As we go forth for the healing of our world, there are forces and institutions which we will and must challenge. The men and women who serve these structures will appear as our opponents. Here is a formal group practice which helps to free us from fear and illwill toward such persons, and to ground us in an all-embracing compassion.
Buddhist teacher Thich Nhat Hanh encourages his students to express their respect, gratitude, and goodwill by the act of bowing. Because some Westerners are uncomfortable with notion of bowing, he calls it "Touching the Earth"--for their elders and teachers, the Buddha Dharma and the spiritual community, their original faith traditions, their ancestors, their homeplace on the planet. This particular practice for honoring our adversaries was composed by an ordained senior member of his Order of Interbeing, Caitriona Reed.
Everyone stands with enough room in front of them to kneel and touch the ground with hands and forehead. If there is an altar or emblem, like an Earth flag, they can be facing it. The guide reads the text aloud, pausing after each paragraph, at which point everyone (guide included) "touches the Earth"--putting knees, hands, and then head to the floor. Ten paragraphs, ten bows. Some may prefer to do a full prostration; others may choose to abstain from the practice and just listen from the sidelines. Be sure they feel comfortable in doing so. Maintain a slow, unhurried pace throughout.
Touching the Earth for Our Adversaries
By Caitriona Reed
You, who deliberately engage in the destruction of the environment for your own profit, you show me how much I value what is honest, what is generous, what has been clearly thought through, what is expressive of love for this planet home and our human and nonhuman fellow beings. So I bow to you in gratitude and touch the Earth.
You bring forth in me the passion and love I feel for this life-bearing land, its soil, air and waters, and the beings they nurture; the passion I feel for integrity and strong, sustainable community. Because of the strength with which I resist your actions, I have seen how strong my love and passion really are. I bow to you in gratitude and touch the Earth.
Because the pain I feel when I allow myself to witness the pain of the world is no less than your pain--you, who perpetuate destruction and cut yourselves off from needs of the present and the generations of the future, I bow to you in compassion and touch the Earth.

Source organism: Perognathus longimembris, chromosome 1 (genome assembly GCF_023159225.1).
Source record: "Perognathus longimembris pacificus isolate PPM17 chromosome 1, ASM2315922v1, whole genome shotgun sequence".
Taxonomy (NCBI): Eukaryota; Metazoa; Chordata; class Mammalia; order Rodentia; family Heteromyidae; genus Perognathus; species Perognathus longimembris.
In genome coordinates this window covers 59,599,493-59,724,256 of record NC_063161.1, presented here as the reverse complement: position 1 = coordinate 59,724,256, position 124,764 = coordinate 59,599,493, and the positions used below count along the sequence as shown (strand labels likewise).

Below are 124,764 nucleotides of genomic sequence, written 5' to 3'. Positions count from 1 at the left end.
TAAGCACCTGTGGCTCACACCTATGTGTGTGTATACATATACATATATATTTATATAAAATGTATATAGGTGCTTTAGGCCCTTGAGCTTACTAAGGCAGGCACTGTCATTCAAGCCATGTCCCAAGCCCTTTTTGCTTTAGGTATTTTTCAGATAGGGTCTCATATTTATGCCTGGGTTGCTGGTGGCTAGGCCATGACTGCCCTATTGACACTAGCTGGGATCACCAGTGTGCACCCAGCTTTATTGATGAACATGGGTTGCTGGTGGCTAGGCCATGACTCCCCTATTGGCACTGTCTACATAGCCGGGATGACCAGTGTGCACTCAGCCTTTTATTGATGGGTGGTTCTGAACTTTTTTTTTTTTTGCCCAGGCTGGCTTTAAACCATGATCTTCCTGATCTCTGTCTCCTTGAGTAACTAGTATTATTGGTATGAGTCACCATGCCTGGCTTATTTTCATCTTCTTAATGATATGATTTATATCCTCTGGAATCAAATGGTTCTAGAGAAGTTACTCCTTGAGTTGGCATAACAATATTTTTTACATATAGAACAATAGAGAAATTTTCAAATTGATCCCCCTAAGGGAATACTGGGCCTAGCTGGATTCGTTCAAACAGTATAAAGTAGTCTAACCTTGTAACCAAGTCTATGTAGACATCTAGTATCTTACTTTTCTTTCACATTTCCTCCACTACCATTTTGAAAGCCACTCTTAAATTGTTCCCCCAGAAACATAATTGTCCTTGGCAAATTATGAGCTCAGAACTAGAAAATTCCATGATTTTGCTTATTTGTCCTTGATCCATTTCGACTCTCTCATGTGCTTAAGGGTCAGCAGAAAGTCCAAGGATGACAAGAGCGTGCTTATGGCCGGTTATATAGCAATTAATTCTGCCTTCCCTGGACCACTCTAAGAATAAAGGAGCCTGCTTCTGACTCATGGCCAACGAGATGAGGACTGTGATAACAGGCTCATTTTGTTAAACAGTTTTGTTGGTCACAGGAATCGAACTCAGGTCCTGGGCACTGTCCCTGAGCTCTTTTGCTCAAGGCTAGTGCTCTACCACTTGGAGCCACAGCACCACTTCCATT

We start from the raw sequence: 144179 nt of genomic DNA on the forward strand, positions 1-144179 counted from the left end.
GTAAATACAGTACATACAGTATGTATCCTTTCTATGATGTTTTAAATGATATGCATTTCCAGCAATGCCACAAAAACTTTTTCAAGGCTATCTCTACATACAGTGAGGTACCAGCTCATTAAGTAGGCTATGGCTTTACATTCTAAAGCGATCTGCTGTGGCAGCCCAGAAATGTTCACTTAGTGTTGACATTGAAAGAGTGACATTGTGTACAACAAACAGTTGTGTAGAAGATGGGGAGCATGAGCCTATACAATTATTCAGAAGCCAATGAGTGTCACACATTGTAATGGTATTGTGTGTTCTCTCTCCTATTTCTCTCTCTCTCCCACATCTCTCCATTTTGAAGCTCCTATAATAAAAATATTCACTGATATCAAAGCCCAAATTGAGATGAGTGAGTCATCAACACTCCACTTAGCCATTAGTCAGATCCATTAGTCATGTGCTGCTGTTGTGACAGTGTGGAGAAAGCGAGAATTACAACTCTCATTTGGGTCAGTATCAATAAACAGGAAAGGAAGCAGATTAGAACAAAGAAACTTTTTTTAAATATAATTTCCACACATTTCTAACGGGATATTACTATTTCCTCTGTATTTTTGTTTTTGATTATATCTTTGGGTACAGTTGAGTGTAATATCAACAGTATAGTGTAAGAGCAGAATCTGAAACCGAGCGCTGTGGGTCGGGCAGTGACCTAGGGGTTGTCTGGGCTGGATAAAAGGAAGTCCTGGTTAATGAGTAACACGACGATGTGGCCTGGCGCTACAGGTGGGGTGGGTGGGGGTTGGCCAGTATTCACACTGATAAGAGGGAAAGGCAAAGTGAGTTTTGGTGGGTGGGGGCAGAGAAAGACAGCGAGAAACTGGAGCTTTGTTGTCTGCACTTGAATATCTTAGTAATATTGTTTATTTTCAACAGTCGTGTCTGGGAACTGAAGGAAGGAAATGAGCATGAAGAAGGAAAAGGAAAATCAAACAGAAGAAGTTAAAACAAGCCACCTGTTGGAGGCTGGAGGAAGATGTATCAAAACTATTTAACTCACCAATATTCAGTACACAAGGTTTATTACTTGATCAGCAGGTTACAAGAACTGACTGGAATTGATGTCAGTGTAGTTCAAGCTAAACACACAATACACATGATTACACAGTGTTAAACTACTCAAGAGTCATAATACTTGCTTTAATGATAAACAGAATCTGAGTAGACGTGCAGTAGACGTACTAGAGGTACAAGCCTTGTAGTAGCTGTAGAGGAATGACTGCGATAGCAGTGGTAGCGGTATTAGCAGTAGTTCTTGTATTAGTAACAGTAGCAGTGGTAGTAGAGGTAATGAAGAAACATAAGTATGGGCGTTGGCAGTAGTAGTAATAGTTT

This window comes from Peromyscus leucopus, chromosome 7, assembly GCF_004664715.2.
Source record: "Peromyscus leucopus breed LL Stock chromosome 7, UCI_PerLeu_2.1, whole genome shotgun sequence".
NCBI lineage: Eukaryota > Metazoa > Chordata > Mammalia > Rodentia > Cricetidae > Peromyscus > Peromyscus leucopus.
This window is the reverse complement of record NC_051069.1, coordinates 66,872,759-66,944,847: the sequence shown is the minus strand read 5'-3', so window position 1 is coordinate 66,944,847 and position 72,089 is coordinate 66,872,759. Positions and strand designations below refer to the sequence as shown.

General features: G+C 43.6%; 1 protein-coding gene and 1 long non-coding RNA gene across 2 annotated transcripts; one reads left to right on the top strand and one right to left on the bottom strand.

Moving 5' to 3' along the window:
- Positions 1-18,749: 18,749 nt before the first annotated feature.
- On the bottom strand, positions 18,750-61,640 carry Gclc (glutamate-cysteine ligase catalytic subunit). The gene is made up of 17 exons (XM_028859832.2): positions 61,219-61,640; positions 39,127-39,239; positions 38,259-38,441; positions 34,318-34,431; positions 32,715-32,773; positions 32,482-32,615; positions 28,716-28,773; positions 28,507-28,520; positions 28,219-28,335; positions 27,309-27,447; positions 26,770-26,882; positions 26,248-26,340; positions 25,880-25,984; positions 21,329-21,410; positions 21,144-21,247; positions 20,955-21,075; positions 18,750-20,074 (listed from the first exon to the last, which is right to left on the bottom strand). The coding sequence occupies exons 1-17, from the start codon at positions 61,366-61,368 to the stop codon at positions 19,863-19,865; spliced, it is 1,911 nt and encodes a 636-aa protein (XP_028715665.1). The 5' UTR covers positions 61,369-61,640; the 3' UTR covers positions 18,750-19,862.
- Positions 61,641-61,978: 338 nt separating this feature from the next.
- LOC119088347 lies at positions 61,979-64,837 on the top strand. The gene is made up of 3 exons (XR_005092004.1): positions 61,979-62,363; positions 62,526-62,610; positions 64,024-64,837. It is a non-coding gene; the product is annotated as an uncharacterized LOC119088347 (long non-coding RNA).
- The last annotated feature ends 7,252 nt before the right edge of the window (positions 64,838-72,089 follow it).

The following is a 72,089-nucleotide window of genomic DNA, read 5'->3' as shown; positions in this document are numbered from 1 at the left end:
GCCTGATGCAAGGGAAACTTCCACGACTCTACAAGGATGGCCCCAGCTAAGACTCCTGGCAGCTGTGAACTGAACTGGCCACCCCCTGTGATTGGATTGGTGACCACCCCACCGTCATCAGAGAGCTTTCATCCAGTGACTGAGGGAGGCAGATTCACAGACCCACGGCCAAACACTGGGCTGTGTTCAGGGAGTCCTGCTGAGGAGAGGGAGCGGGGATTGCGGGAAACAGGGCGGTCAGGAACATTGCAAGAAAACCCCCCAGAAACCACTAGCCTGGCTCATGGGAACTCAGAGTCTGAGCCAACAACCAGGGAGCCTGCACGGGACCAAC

Because the pain of greed, alienation and fear are no less than the pain of sorrow and mourning for what is lost, I bow to you in compassion and touch the Earth.
For the power of my anger, transforming itself into love for the beauty and integrity of all life-forms, and for the bright energy of my passion for justice and the health of all beings, I bow to you in gratitude and touch the Earth.
Because we all want to be happy, to feel ourselves intact and part of a single whole, for that shared longing, I bow to you in compassion and touch the Earth.
Because you challenge me by your actions, demanding that I release my attachment to the belief that my view, my understanding, is the only correct one, I bow to you in gratitude and touch the Earth.
For you who teach me that the mind is a limitless source, a miracle capable of manifesting as love, as greed, as fear, capable of clarity or delusion, blind to the consequence of action or open to the boundless coherence of all that we do and experience in life. For you who show me what I myself am capable of when I let my life be governed by fear and greed, great awesome teachers, I bow to you in gratitude and touch the Earth.
In awe of the mind's capability for delusion and alienation that calls me so insistently to understanding and joy, I bow to you and touch the Earth.
With the understanding that all this will pass and with love in my heart, I bow to you and touch the Earth.
(Download a text file of this practice here.)
This is the protocol which the Haudenosaunee, or Iroquois Six Nations Confederacy, used when opening their treaty meetings. Please stand. You may make the following gestures mentally or physically.
We offer salutations and respect to all present at this meeting
and to all who will be affected by it.
We brush off the chairs on which we sit--
to make a clear space for a meeting of minds.
We brush off from our clothing any debris picked up on the way--
to clear our minds of extraneous matters.
We wipe the blood from our hands--